Stocks rose broadly on Wednesday as surprisingly strong durable goods orders and quarterly results from software maker Oracle reinforced the belief the economy was stabilizing.
Investors were also hopeful the Federal Reserve will give a more optimistic assessment of the economy when it concludes its two-day policy-setting meeting later Wednesday. A Fed statement is due after 2:15 p.m. EDT.
Data showed new orders for long-lasting U.S. manufactured goods had a much stronger-than-expected increase in May.
Also, sales of new single-family homes slipped slightly last month, but the median sales price rose and was the highest since December.
The economic Armageddon that we were facing three months ago has moved out of the realm of possibility, said Todd Clark, managing director of stock trading at Nollenberger Capital Partners in San Francisco.
The Dow Jones industrial average <.DJI> rose 93.48 points, or 1.12 percent, to 8,416.39. The Standard & Poor's 500 Index <.SPX> gained 14.62 points, or 1.63 percent, to 909.72. The Nasdaq Composite Index <.IXIC> put on 39.65 points, or 2.25 percent, to 1,804.57.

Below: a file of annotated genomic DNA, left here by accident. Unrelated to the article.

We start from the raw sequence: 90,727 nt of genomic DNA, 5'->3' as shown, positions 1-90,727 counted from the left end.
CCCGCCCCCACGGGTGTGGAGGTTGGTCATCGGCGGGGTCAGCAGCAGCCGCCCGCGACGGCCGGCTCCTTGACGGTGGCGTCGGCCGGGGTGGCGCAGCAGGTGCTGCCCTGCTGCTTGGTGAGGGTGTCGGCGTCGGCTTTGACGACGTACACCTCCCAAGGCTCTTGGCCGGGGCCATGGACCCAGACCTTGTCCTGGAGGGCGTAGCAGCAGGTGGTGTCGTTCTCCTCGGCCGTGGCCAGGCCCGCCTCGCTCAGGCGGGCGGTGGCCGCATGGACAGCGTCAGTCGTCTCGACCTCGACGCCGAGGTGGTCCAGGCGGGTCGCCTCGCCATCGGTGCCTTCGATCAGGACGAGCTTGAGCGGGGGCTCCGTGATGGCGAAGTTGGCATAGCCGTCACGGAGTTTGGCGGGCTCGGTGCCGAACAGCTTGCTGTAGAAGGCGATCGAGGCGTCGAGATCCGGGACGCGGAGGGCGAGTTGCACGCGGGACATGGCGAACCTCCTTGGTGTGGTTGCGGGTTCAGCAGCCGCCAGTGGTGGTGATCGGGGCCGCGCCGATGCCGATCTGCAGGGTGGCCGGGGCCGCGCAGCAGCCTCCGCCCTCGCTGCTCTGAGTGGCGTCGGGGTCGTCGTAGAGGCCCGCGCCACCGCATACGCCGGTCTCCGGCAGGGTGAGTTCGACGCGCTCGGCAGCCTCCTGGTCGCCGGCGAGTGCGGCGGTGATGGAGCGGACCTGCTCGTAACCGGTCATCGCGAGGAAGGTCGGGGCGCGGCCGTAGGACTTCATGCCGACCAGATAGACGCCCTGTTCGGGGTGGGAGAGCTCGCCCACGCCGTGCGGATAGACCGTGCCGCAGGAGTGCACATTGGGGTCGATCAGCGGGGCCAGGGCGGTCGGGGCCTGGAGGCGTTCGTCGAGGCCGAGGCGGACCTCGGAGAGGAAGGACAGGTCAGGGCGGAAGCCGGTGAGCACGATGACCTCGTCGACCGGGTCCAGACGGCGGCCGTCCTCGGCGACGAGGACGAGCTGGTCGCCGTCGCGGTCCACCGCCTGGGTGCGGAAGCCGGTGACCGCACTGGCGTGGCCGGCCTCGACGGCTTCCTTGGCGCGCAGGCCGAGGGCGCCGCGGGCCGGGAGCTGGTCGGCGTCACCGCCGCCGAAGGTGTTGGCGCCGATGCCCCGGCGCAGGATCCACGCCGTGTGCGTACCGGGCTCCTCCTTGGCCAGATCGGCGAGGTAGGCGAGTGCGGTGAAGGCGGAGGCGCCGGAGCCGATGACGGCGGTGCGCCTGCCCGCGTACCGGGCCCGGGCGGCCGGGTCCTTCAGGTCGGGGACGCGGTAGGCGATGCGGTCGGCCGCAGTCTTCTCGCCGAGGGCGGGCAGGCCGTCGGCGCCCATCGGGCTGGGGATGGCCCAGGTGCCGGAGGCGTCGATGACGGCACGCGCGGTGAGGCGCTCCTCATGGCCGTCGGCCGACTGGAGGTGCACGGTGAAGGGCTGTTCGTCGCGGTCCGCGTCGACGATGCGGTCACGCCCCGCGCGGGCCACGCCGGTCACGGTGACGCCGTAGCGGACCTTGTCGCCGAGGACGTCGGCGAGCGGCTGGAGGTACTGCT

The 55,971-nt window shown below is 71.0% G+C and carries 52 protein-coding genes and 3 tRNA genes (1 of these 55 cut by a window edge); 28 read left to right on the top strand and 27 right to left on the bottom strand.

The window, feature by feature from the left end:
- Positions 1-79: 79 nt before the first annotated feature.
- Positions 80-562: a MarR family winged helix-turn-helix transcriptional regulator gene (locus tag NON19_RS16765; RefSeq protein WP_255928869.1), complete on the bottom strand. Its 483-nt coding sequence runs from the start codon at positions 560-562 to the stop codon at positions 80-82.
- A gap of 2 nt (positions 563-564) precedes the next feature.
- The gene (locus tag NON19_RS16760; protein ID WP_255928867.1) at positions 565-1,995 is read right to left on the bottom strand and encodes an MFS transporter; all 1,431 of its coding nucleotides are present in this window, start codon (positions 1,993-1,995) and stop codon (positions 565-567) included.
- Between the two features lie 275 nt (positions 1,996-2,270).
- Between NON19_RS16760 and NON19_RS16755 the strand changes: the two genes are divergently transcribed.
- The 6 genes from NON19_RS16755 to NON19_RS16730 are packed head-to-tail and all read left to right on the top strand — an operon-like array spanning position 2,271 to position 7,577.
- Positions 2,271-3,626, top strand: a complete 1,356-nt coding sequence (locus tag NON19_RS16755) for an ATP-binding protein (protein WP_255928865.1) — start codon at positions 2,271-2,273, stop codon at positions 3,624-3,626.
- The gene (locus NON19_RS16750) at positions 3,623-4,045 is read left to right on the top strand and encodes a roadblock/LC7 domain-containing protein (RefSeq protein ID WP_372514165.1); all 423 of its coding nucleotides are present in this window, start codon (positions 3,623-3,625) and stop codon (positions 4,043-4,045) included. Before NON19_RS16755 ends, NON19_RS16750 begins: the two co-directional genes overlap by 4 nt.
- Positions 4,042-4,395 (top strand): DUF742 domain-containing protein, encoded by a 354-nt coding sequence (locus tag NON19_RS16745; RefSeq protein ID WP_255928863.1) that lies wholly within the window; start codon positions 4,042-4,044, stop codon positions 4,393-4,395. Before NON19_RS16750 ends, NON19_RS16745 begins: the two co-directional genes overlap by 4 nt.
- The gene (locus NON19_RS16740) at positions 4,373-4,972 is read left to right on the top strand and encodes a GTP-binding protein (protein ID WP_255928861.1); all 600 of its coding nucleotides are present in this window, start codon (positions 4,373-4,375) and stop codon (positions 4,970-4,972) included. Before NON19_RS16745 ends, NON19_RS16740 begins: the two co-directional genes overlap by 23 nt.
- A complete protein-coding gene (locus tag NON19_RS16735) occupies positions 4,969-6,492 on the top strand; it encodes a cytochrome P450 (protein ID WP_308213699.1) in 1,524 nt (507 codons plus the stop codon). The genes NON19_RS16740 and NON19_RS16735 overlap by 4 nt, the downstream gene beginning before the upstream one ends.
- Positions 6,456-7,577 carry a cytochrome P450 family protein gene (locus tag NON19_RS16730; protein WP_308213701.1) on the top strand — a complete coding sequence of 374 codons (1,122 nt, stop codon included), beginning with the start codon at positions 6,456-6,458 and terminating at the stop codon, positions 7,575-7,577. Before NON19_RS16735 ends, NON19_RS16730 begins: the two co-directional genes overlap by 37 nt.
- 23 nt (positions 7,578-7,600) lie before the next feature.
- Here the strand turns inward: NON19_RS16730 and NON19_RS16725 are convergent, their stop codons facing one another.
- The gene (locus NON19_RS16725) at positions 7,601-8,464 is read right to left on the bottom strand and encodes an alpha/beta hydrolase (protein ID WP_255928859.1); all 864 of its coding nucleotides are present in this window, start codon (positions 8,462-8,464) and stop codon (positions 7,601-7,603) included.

Though stocks have rallied sharply in the last three months, gains have stalled recently as investors fretted that the recovery will be weak. The broad S&P is up about 34 percent from a 12-1/2-year low in early March, although it had been up as much as 40 percent.
Technology shares buoyed the market after better-than-expected quarterly profit and sales from Oracle Corp
An additional spur came after the Organization for Economic Cooperation and Development (OECD) said the economic outlook has improved for the first time in two years.
But the OECD noted soaring unemployment and ballooning budget deficits could knock a weak recovery off track, referring to its 30 member countries.
Morgan Stanley downgraded Boeing shares to equal-weight, saying it expects the first delivery of the Dreamliner to be delayed to 2011. [ID:nBNG544538] Boeing fell nearly 2 percent to $43.05.
Rite Aid Corp
(Reporting by Leah Schnurr; additional reporting by Chuck Mikolajczak; editing by Jeffrey Benkoe)